Broadcom ratcheted down its $121 billion offer for Qualcomm, which recently raised its $47 billion offer for NXP Semiconductors, putting another twist into Broadcom's attempt to become the third largest chip supplier in the world. Broadcom said Wednesday that it is now willing to pay around $116 billion for Qualcomm.
Broadcom is offering $79 per share for Qualcomm, down from $82 per share. The $79 per share offer only returns to the previous level if Qualcomm cannot complete the NXP deal. The company also said that it would still include an $8 billion breakup fee to calm Qualcomm’s nerves about a Broadcom deal being blocked by regulators.
The announcement came a day after Qualcomm offered to pay $54.5 billion instead of $47 billion for NXP. The acquisition has been the subject of skepticism from NXP shareholders and harsh scrutiny from antitrust agencies around the world. Industry analysts viewed the offer as a severe blow to Broadcom's chances to take over Qualcomm.
On Wednesday, Qualcomm said in a statement that “Broadcom’s reduced proposal has made an inadequate offer even worse despite the clear increase in value to Qualcomm stockholders from providing certainty around the NXP acquisition.” Broadcom has previously said that $82 per share was its “best and final” offer.
This is the second time that Broadcom has amended its offer since it originally pledged to pay around $105 billion for Qualcomm, which has been battered in recent years by legal battles with Apple and regulators threatening to hurt licensing business. Hock Tan, Broadcom’s chief executive, has argued that he can smooth out these wrinkles.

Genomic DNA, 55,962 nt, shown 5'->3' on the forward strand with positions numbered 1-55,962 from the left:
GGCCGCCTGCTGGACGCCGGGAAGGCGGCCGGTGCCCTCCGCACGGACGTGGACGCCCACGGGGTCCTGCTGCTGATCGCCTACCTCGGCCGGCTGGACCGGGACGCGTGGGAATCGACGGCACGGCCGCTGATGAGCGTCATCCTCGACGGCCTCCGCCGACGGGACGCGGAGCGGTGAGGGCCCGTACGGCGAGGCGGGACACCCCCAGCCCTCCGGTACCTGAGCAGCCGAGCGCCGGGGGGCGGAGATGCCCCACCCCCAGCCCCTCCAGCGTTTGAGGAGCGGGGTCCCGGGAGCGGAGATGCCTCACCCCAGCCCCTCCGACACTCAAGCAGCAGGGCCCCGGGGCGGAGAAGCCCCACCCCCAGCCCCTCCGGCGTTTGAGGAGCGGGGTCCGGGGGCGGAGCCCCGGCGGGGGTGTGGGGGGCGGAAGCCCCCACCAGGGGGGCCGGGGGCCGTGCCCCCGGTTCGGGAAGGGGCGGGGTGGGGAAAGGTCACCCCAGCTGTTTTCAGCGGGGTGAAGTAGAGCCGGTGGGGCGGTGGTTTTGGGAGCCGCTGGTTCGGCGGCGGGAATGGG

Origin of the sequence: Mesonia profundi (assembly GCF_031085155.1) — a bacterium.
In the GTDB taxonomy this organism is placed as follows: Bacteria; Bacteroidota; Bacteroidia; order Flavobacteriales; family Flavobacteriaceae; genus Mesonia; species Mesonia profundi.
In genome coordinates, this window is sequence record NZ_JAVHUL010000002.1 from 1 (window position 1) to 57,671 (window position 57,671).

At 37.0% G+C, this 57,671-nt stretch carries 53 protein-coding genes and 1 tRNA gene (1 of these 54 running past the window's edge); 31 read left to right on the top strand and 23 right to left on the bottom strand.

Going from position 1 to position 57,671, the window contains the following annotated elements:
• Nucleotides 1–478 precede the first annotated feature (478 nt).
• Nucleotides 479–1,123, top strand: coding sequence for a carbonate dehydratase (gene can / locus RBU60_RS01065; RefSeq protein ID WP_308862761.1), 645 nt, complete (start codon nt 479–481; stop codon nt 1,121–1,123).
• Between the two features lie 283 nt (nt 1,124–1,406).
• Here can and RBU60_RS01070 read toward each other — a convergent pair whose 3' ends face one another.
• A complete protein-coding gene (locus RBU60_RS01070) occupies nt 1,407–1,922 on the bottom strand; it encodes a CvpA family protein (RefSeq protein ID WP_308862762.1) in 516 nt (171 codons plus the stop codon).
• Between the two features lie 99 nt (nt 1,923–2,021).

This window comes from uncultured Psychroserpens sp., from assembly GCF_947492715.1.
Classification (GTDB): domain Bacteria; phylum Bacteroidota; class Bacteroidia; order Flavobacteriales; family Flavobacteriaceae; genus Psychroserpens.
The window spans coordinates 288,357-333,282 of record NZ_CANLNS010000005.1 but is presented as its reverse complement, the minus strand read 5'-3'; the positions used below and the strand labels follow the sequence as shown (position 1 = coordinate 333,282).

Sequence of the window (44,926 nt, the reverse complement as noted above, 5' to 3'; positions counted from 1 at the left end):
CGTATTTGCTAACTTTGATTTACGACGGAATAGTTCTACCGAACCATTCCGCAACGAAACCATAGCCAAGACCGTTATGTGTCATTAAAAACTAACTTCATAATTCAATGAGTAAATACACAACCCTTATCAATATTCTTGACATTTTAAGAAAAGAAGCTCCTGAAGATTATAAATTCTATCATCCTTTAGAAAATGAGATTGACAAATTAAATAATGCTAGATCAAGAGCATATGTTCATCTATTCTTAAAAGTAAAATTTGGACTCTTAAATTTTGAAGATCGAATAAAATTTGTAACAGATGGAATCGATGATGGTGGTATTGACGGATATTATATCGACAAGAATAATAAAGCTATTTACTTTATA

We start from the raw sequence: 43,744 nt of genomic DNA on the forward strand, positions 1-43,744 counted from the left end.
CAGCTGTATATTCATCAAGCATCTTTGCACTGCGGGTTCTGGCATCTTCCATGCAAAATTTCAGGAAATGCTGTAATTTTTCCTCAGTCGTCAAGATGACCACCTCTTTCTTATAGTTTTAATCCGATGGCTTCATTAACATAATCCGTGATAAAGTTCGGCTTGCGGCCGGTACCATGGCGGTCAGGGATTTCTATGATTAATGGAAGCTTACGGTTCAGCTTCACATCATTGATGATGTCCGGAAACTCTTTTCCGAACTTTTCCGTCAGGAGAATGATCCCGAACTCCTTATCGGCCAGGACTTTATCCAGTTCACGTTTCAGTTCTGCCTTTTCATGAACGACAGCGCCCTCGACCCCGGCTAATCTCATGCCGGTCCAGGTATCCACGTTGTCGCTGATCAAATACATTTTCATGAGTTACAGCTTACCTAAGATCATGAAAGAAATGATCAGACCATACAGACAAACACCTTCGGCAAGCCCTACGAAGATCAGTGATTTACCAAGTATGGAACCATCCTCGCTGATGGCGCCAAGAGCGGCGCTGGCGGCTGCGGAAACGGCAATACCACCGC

Qualcomm’s board unanimously rejected the $105 billion bid. In response, Broadcom sparked a hostile takeover of Qualcomm’s board. Broadcom’s next move was to raise its bid to $121 billion, which was rejected last week after the board of both companies met. If Qualcomm had taken the deal, it would not have been allowed to sweeten the NXP deal.
The advisory firm Institutional Shareholder Services recommended in a recent report that Qualcomm shareholders vote for four of the directors that Broadcom nominated for election at Qualcomm’s investor meeting next month. That would fall short of the number that Broadcom needs to push through a hostile takeover, but it could prompt more negotiation.
Broadcom said in a statement that Qualcomm should have followed the advisory firm's advice. "Instead Qualcomm's board acted against the best interests of its stockholders by unilaterally transferring excessive value to NXP's activist stockholders," the company said.
“Broadcom has refused and continues to refuse to engage with Qualcomm on price,” Qualcomm riposted in its Wednesday statement. Qualcomm has argued that all of Broadcom’s bid ignores the growth potential of markets for 5G wireless technology, the Internet of Things, and automotive – markets that both Qualcomm and NXP are chasing.